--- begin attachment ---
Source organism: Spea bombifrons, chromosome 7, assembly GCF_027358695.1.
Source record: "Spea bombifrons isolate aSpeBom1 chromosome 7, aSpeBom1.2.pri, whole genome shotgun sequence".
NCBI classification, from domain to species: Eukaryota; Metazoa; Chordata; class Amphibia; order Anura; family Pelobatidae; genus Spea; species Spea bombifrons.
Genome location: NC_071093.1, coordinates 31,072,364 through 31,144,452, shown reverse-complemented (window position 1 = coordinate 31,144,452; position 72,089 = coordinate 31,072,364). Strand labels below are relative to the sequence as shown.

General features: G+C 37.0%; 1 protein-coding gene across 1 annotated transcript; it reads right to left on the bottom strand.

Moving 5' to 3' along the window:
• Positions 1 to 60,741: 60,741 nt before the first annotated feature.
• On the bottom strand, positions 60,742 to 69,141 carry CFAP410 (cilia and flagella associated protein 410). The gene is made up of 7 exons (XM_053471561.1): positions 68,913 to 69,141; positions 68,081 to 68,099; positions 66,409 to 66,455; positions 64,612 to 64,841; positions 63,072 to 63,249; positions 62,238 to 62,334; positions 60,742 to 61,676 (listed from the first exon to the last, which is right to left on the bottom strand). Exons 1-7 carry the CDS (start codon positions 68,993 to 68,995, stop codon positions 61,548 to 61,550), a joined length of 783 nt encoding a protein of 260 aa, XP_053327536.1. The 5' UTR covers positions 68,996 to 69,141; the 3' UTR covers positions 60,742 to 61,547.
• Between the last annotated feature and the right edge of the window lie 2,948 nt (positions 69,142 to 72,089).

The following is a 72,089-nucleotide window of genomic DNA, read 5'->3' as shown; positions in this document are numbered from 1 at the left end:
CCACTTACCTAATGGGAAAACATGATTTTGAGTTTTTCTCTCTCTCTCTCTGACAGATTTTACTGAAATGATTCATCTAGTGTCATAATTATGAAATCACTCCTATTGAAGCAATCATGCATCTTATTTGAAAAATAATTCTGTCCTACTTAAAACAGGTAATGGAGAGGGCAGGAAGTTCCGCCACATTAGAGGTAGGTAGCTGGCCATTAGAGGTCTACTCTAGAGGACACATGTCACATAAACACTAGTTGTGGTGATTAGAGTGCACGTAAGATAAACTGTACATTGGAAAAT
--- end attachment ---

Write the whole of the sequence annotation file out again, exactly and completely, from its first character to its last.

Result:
Source organism: Spea bombifrons, chromosome 7, assembly GCF_027358695.1.
Source record: "Spea bombifrons isolate aSpeBom1 chromosome 7, aSpeBom1.2.pri, whole genome shotgun sequence".
NCBI classification, from domain to species: Eukaryota; Metazoa; Chordata; class Amphibia; order Anura; family Pelobatidae; genus Spea; species Spea bombifrons.
Genome location: NC_071093.1, coordinates 31,072,364 through 31,144,452, shown reverse-complemented (window position 1 = coordinate 31,144,452; position 72,089 = coordinate 31,072,364). Strand labels below are relative to the sequence as shown.

General features: G+C 37.0%; 1 protein-coding gene across 1 annotated transcript; it reads right to left on the bottom strand.

Moving 5' to 3' along the window:
• Positions 1 to 60,741: 60,741 nt before the first annotated feature.
• On the bottom strand, positions 60,742 to 69,141 carry CFAP410 (cilia and flagella associated protein 410). The gene is made up of 7 exons (XM_053471561.1): positions 68,913 to 69,141; positions 68,081 to 68,099; positions 66,409 to 66,455; positions 64,612 to 64,841; positions 63,072 to 63,249; positions 62,238 to 62,334; positions 60,742 to 61,676 (listed from the first exon to the last, which is right to left on the bottom strand). Exons 1-7 carry the CDS (start codon positions 68,993 to 68,995, stop codon positions 61,548 to 61,550), a joined length of 783 nt encoding a protein of 260 aa, XP_053327536.1. The 5' UTR covers positions 68,996 to 69,141; the 3' UTR covers positions 60,742 to 61,547.
• Between the last annotated feature and the right edge of the window lie 2,948 nt (positions 69,142 to 72,089).

The following is a 72,089-nucleotide window of genomic DNA, read 5'->3' as shown; positions in this document are numbered from 1 at the left end:
CCACTTACCTAATGGGAAAACATGATTTTGAGTTTTTCTCTCTCTCTCTCTGACAGATTTTACTGAAATGATTCATCTAGTGTCATAATTATGAAATCACTCCTATTGAAGCAATCATGCATCTTATTTGAAAAATAATTCTGTCCTACTTAAAACAGGTAATGGAGAGGGCAGGAAGTTCCGCCACATTAGAGGTAGGTAGCTGGCCATTAGAGGTCTACTCTAGAGGACACATGTCACATAAACACTAGTTGTGGTGATTAGAGTGCACGTAAGATAAACTGTACATTGGAAAAT